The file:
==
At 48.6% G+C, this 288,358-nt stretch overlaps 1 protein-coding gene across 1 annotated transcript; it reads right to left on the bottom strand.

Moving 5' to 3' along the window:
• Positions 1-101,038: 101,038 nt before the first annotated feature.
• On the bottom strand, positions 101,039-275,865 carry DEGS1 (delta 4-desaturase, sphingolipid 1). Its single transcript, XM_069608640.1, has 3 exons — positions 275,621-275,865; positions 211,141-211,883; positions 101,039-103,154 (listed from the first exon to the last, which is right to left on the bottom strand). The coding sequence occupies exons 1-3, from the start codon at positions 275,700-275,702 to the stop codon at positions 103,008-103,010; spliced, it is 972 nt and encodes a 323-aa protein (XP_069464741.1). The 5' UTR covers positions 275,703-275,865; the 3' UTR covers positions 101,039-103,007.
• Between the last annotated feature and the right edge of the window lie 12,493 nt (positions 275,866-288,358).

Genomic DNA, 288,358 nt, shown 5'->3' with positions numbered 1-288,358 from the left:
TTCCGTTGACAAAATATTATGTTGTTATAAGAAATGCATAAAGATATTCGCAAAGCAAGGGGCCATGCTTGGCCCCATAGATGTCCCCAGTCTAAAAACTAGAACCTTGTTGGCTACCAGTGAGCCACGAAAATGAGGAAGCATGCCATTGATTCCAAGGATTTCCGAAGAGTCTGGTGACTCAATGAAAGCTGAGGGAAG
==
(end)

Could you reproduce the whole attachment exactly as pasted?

At 48.6% G+C, this 288,358-nt stretch overlaps 1 protein-coding gene across 1 annotated transcript; it reads right to left on the bottom strand.

Moving 5' to 3' along the window:
• Positions 1-101,038: 101,038 nt before the first annotated feature.
• On the bottom strand, positions 101,039-275,865 carry DEGS1 (delta 4-desaturase, sphingolipid 1). Its single transcript, XM_069608640.1, has 3 exons — positions 275,621-275,865; positions 211,141-211,883; positions 101,039-103,154 (listed from the first exon to the last, which is right to left on the bottom strand). The coding sequence occupies exons 1-3, from the start codon at positions 275,700-275,702 to the stop codon at positions 103,008-103,010; spliced, it is 972 nt and encodes a 323-aa protein (XP_069464741.1). The 5' UTR covers positions 275,703-275,865; the 3' UTR covers positions 101,039-103,007.
• Between the last annotated feature and the right edge of the window lie 12,493 nt (positions 275,866-288,358).

Genomic DNA, 288,358 nt, shown 5'->3' with positions numbered 1-288,358 from the left:
TTCCGTTGACAAAATATTATGTTGTTATAAGAAATGCATAAAGATATTCGCAAAGCAAGGGGCCATGCTTGGCCCCATAGATGTCCCCAGTCTAAAAACTAGAACCTTGTTGGCTACCAGTGAGCCACGAAAATGAGGAAGCATGCCATTGATTCCAAGGATTTCCGAAGAGTCTGGTGACTCAATGAAAGCTGAGGGAAG